IP Outreach Research > IP Creation

Reference

Title: The art of innovation - How fine art graduates contribute to innovation
Author: Kate Oakley, Brooke Sperry and Andy Pratt
Source:

http://www.nesta.org.uk/the-art-of-innovation-pubs/

Year: 2008

Details

Subject/Type: Innovation
Focus: Arts, Success Factors
Country/Territory: United Kingdom
Objective: To examine how fine arts graduates contribute to innovation in creative industries and beyond, and what policymakers can do to support their contribution.
Sample: 508 alumni who have studied fine arts
Methodology: Online survey, face-to-face in-depth interviews

Main Findings

The study finds three mechanisms through which arts contribute to innovation, by which artistic labour is absorbed in the overall economy.

Firstly, fine arts graduates have attitudes and skills that are conducive to innovation: openness to new ideas, divergent thinking, ability to see things from multiple viewpoints, working across disciplinary boundaries. Working across boundaries, they often perceive themselves as brokers or interpreters between disciplinary specialities. It is believed that the traditional arts school education, with its emphasis on self-discovery, unstructured learning and the social processes of working with other students in a studio, is in part responsible for the development of these particular skills.

Secondly, artistic labour is organised in such a way that it offers a prototype for other forms of work: networked structures (social and professional connexions) and informal labour foster innovation.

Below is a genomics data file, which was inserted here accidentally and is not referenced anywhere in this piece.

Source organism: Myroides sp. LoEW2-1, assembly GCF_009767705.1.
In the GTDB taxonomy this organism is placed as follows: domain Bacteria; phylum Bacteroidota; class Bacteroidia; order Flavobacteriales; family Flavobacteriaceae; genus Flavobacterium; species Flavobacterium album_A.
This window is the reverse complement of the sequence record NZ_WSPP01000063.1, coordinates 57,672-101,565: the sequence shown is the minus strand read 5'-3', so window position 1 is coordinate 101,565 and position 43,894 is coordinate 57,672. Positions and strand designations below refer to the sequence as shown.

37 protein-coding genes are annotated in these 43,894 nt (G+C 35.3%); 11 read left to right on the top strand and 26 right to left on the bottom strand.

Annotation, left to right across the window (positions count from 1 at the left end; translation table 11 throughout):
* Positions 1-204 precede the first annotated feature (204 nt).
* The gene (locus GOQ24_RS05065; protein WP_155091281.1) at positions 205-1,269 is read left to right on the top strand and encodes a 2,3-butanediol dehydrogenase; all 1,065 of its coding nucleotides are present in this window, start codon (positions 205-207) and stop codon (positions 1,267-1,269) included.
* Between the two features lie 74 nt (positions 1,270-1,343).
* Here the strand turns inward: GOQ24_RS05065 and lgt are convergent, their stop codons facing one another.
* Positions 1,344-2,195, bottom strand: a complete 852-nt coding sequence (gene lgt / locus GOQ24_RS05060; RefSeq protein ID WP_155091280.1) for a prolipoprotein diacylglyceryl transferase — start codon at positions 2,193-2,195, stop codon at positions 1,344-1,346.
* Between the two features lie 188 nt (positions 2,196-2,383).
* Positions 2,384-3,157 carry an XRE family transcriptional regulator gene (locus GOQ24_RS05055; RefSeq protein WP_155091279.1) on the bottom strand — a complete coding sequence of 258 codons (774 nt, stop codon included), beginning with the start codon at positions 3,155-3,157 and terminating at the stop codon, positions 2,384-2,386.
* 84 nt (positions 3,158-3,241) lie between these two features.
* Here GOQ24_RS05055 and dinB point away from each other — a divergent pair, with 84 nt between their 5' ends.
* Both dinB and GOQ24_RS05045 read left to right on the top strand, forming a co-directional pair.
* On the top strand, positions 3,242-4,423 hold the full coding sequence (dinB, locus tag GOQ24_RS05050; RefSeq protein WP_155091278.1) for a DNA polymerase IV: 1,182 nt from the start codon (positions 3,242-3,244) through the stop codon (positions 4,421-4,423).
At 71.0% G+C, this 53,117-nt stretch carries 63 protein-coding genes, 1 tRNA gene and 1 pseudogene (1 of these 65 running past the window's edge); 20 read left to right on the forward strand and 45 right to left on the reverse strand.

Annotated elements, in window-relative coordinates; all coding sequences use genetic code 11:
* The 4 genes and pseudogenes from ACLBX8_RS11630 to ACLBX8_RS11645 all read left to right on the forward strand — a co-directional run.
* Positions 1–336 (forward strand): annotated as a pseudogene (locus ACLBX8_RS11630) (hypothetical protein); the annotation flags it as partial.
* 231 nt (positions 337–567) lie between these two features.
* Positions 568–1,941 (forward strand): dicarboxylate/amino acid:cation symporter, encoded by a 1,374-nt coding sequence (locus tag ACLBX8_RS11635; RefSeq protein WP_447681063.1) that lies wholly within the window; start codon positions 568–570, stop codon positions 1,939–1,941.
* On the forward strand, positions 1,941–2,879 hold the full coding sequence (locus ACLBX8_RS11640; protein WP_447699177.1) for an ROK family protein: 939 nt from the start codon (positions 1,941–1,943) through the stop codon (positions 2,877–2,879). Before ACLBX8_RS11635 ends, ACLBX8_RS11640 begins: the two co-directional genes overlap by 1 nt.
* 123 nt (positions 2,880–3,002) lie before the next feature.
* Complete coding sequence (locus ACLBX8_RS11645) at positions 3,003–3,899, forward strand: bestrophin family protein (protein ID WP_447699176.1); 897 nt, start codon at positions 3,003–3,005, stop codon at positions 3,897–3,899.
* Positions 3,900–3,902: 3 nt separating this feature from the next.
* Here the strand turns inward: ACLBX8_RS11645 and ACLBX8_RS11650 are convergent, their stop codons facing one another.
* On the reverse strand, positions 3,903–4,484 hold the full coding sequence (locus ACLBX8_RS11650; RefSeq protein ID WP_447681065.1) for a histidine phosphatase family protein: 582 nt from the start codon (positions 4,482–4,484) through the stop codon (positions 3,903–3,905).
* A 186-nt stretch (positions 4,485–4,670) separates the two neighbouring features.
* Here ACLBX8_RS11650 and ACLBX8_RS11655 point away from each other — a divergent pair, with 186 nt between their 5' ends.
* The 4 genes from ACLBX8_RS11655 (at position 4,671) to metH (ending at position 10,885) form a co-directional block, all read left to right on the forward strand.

Thirdly, creative inputs have become an important part of everyday products: the expansion of cultural markets has opened up opportunities for fine arts graduates in everything from pop music videos to urban regeneration. Interactions from the cultural sector with other sectors are commonplace: the networked nature of the arts market and the need to supplement income at various times by multiple jobholding ensure that fine arts graduates often work beyond the boundaries of their specialisation.


The authors highlight the following implications for policymakers: realise that artists have the skills to work in other fields and that they may play a brokerage role within the wider cultural sectors; ensure that artists’ skills (critical thinking, learning by asking around, the ability to understand divergent viewpoints) get wider recognition from skills bodies and remain a core part of arts education; reform arts education to fit into the age of mass higher education, but without sacrificing the best of the traditional art school education; make sure that policies to encourage crossover recognise the complexities of artists’ careers and the need for artists to maintain their identities.

[Date Added: Dec 1, 2008 ]